Dear Readers: This is the 10th episode of the series: HELP, I WANT TO GET OUT OF THE KITCHEN. If you are new to this series, you may want to start with Chapter One–IF THEY’D HAD HAMBURGER HELPER BACK THEN. Thanks for reading.
When you carpool with a friend, you’re enriched by the details of their lives.

So it was with Shirley and me. We talked about everything.

The pot-roast Cleon had fixed for dinner. The 5th Grade Science Fair which was as much work for parents as it was for kids. The Johnny Carson Show. Our kids’ bouts with colds, ear infections, stomach flu. Mini-skirts. Maxi-skirts. Why did husbands always take the last dollar from our purse or cigarette from the pack? Yes, we smoked back in those days. It was 1969.

The friendship Shirley and I forged on the way to classes spanned the years.

I’m not sure when the subject of holidays came up in our conversations. Perhaps it was on a Wednesday before Thanksgiving while we were trying to juggle term papers and turkeys.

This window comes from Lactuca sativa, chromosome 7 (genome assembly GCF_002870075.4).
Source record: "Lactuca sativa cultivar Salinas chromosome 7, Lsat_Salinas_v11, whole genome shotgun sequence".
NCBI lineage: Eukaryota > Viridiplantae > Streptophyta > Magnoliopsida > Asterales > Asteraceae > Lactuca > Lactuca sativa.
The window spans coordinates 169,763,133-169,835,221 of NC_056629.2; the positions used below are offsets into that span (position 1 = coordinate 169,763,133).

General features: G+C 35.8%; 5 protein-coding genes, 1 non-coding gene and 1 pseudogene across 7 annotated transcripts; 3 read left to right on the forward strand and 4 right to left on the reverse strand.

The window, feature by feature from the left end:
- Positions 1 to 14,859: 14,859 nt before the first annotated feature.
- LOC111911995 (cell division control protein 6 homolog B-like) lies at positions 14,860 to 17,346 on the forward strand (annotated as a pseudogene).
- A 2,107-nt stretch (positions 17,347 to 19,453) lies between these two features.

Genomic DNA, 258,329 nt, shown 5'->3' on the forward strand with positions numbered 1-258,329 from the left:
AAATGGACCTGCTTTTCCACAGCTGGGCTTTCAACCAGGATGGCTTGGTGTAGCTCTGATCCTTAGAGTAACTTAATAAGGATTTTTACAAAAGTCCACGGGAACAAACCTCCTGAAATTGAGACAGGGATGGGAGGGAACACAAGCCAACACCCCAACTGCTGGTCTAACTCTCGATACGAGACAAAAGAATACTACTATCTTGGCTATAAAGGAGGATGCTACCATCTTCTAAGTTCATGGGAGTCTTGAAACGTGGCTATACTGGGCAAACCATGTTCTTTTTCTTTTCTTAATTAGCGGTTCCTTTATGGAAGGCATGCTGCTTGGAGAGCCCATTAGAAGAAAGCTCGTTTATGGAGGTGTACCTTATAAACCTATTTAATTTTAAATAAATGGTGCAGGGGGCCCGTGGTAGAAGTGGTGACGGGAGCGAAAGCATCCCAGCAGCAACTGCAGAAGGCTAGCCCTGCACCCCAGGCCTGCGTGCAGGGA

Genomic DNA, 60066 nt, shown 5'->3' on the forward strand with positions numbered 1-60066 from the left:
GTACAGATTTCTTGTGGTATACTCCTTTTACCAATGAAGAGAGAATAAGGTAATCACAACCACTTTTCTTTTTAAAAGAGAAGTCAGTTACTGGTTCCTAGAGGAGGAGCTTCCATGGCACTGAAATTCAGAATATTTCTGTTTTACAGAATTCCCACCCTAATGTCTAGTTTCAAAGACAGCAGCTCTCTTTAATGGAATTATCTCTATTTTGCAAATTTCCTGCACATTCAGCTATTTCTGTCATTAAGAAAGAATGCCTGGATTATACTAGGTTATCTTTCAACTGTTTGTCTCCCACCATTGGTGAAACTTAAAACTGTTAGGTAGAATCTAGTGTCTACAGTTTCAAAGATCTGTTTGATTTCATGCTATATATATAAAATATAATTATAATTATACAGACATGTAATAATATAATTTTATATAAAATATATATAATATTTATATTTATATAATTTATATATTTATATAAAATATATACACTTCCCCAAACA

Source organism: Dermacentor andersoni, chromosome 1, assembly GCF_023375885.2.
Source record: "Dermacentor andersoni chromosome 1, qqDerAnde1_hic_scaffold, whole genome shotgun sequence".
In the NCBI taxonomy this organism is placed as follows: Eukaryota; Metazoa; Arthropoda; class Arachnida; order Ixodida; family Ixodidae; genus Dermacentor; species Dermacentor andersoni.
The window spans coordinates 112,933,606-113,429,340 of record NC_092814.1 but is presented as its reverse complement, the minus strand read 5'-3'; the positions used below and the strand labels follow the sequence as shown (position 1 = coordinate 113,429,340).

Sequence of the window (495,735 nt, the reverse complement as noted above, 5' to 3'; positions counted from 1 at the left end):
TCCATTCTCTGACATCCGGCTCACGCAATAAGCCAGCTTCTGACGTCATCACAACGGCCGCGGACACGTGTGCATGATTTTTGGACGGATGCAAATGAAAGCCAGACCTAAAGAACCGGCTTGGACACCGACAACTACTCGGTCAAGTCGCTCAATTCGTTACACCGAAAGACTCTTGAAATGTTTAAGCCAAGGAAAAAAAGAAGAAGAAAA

Or was it a decade later when—settled in our work lives—we spoke by phone before holidays?

“What are you doing for Thanksgiving?” I must have asked.

“We rent out the basement at St. John’s Church. There’s so many of us that Thanksgiving works out best if we all get together in a large place.”

I knew Shirley and her husband Cleon had six children, but I didn’t know a host of their relatives and family friends lived along Colorado’s Front Range. If I remember right, their family gatherings always hosted more than 50 folks. Although both Shirley and Cleon are gone now, this tradition continues.

The idea of celebrating Thanksgiving in a larger setting—with space to invite a host of family and friends—has remained in my mind over the years. What a great idea!

That way there’s always room at the table.

Next year, I’m going to copy this idea.

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